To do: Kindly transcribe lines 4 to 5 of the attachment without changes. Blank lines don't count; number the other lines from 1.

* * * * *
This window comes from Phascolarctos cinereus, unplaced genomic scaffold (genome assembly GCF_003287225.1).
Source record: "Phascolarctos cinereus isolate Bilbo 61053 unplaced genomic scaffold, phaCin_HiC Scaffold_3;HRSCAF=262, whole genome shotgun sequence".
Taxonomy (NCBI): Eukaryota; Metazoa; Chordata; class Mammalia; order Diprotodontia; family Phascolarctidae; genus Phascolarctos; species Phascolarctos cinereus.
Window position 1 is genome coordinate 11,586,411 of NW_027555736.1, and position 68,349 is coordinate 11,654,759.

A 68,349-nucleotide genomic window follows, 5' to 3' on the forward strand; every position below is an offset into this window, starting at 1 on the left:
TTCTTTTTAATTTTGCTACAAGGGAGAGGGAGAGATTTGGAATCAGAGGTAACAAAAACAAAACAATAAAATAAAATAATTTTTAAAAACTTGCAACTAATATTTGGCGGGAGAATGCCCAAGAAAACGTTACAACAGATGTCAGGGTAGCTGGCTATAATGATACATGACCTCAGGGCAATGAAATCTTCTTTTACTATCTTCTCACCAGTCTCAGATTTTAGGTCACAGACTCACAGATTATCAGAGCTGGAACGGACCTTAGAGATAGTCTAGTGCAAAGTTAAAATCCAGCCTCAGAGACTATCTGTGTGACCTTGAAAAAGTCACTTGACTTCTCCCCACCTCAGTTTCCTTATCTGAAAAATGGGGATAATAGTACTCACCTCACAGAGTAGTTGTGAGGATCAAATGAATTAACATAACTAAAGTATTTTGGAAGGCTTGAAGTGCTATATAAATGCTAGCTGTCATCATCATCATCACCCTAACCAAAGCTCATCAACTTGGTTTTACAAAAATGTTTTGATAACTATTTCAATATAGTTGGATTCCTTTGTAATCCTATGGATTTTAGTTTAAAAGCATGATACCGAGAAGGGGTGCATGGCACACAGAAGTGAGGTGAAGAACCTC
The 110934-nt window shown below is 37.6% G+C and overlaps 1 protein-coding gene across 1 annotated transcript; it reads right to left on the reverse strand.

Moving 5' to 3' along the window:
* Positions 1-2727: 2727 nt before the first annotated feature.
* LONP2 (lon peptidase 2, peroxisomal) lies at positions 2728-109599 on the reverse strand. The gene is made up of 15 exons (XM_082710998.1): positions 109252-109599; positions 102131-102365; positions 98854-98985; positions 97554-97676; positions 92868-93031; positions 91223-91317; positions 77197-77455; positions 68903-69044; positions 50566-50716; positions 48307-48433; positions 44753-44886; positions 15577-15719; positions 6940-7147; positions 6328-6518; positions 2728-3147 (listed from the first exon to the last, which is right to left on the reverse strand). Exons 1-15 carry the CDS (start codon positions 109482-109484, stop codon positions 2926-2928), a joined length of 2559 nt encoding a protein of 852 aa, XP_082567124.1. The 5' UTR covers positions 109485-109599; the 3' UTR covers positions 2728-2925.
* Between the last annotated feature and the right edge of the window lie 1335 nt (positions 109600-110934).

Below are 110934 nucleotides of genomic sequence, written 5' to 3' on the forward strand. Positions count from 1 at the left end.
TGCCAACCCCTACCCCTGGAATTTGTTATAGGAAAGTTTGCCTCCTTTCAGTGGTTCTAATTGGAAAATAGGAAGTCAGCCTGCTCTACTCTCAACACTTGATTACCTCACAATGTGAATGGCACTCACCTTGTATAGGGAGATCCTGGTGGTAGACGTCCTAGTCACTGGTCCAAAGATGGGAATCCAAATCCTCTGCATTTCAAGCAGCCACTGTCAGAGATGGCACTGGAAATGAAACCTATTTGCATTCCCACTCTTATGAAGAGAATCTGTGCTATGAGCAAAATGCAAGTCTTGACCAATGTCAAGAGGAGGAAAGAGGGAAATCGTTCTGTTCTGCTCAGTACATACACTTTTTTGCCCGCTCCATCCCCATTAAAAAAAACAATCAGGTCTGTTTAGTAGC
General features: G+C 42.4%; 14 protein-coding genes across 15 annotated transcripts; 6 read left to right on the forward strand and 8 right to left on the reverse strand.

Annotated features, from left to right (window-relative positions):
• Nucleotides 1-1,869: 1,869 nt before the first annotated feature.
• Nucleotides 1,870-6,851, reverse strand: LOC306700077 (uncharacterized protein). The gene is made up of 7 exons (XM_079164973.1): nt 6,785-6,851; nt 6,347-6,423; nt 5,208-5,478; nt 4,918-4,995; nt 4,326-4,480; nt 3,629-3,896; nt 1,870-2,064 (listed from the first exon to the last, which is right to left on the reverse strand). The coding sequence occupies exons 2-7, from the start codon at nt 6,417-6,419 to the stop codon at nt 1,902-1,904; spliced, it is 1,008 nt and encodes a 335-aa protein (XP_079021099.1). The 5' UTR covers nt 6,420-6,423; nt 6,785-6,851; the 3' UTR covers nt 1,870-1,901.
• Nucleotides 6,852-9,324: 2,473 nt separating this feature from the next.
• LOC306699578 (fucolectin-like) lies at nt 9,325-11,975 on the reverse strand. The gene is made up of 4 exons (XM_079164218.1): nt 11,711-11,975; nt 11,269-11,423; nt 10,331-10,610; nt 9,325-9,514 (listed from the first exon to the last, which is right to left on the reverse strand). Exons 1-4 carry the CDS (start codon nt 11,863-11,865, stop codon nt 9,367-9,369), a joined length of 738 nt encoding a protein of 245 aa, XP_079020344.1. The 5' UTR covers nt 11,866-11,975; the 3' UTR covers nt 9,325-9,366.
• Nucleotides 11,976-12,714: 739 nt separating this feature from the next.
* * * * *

Window position 1 is genome coordinate 11,586,411 of NW_027555736.1, and position 68,349 is coordinate 11,654,759.

A 68,349-nucleotide genomic window follows, 5' to 3' on the forward strand; every position below is an offset into this window, starting at 1 on the left: